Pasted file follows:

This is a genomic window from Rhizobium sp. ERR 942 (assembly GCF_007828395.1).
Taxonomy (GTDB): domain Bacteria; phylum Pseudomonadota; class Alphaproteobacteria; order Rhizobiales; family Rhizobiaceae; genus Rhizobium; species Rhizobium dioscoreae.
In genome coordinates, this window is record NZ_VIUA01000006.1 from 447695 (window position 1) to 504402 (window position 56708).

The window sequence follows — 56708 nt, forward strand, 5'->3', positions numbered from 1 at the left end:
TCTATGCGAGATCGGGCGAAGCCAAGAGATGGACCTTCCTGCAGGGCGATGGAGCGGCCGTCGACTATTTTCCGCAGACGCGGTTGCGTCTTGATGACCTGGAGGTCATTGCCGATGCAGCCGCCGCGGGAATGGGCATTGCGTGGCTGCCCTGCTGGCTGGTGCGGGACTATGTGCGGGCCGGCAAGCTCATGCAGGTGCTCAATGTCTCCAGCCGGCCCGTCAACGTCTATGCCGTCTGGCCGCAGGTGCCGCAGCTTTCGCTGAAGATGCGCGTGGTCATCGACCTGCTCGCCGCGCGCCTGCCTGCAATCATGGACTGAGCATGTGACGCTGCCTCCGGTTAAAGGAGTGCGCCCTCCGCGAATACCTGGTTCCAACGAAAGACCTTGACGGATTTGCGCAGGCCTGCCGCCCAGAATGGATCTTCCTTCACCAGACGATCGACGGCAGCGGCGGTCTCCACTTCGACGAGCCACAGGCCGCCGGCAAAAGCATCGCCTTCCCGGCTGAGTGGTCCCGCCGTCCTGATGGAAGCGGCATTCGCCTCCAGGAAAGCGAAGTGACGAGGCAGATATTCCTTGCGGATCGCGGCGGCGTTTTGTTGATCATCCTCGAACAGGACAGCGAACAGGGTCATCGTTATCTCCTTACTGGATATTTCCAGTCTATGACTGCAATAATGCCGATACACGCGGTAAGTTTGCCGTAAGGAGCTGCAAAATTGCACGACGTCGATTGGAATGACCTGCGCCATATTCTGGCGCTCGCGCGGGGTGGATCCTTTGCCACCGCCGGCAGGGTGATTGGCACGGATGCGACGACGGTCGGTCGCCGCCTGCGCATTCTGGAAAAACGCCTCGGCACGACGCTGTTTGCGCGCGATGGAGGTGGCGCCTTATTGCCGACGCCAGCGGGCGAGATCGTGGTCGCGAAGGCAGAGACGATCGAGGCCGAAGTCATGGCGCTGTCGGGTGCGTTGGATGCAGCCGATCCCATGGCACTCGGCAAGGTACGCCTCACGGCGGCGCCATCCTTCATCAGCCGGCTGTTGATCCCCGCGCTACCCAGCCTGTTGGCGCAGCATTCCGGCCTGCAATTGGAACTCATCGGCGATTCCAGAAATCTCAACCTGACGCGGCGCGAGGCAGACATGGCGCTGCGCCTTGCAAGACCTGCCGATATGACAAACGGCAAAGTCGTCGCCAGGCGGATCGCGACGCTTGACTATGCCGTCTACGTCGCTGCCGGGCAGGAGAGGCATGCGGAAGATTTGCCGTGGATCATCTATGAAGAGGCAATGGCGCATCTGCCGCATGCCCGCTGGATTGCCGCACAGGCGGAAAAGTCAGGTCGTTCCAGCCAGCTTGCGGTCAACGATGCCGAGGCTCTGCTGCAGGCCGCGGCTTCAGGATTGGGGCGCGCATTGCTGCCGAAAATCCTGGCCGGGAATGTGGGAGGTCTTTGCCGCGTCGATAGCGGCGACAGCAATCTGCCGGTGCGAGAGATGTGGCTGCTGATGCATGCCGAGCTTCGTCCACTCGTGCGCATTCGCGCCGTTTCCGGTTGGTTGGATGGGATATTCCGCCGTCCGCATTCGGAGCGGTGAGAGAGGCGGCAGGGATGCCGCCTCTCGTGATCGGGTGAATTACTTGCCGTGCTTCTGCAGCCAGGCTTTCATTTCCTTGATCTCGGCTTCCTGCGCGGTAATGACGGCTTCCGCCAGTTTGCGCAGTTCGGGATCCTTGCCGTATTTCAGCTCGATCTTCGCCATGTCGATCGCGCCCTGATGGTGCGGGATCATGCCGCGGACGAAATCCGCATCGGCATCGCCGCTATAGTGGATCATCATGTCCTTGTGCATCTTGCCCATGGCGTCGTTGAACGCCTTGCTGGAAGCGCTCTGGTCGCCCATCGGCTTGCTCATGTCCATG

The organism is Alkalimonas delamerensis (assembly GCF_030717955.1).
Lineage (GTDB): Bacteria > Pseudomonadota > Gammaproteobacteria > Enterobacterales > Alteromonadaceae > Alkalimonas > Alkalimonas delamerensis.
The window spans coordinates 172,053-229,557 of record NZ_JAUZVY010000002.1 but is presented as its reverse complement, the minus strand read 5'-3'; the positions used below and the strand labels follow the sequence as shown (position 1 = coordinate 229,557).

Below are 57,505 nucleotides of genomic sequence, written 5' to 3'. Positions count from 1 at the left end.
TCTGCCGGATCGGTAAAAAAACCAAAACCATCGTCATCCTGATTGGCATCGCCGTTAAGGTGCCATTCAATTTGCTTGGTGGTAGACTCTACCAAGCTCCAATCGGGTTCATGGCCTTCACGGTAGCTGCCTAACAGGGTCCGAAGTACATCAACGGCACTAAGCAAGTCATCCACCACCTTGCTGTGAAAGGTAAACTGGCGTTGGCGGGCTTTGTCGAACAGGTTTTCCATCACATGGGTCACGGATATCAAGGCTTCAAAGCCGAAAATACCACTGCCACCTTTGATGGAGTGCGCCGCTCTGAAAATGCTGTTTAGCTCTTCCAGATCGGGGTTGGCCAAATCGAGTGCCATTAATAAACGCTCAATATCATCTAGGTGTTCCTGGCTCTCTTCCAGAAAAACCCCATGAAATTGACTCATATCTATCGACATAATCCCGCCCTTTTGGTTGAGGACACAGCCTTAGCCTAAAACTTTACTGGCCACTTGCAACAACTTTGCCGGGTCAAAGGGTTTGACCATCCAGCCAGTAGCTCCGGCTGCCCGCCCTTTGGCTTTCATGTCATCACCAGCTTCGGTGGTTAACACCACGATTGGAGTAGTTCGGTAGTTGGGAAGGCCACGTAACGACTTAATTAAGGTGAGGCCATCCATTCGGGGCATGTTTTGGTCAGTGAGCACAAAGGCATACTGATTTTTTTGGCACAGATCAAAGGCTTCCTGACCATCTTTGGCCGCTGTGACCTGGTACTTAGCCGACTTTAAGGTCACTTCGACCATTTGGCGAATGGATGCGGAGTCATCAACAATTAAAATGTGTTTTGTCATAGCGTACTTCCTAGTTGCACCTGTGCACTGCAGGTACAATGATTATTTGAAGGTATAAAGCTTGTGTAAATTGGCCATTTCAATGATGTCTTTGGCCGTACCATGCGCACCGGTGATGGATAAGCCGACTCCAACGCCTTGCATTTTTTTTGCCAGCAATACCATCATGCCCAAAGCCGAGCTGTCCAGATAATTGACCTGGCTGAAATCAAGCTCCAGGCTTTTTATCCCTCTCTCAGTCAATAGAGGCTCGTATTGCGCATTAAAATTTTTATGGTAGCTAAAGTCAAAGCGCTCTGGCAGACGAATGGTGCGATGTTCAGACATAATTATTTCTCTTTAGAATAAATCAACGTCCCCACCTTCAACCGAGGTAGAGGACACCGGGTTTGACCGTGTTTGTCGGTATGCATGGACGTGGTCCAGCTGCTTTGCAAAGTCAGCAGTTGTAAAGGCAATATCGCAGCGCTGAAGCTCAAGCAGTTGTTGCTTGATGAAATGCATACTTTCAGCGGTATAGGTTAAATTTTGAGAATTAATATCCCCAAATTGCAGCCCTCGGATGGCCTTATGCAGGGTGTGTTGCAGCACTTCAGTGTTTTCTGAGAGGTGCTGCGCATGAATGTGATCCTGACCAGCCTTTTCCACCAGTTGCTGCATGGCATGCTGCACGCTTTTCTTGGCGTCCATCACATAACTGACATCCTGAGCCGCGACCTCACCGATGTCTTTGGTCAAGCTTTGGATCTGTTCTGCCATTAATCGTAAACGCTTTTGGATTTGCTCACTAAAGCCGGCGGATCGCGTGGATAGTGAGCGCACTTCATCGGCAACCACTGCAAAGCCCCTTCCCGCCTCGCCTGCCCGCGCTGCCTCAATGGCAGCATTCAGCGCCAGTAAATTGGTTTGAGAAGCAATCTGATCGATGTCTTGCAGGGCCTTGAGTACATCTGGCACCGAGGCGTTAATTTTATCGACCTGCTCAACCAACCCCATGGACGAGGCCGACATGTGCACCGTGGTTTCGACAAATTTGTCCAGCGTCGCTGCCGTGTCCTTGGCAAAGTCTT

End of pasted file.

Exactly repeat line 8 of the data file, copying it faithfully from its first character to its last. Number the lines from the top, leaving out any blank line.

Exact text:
The window spans coordinates 172,053-229,557 of record NZ_JAUZVY010000002.1 but is presented as its reverse complement, the minus strand read 5'-3'; the positions used below and the strand labels follow the sequence as shown (position 1 = coordinate 229,557).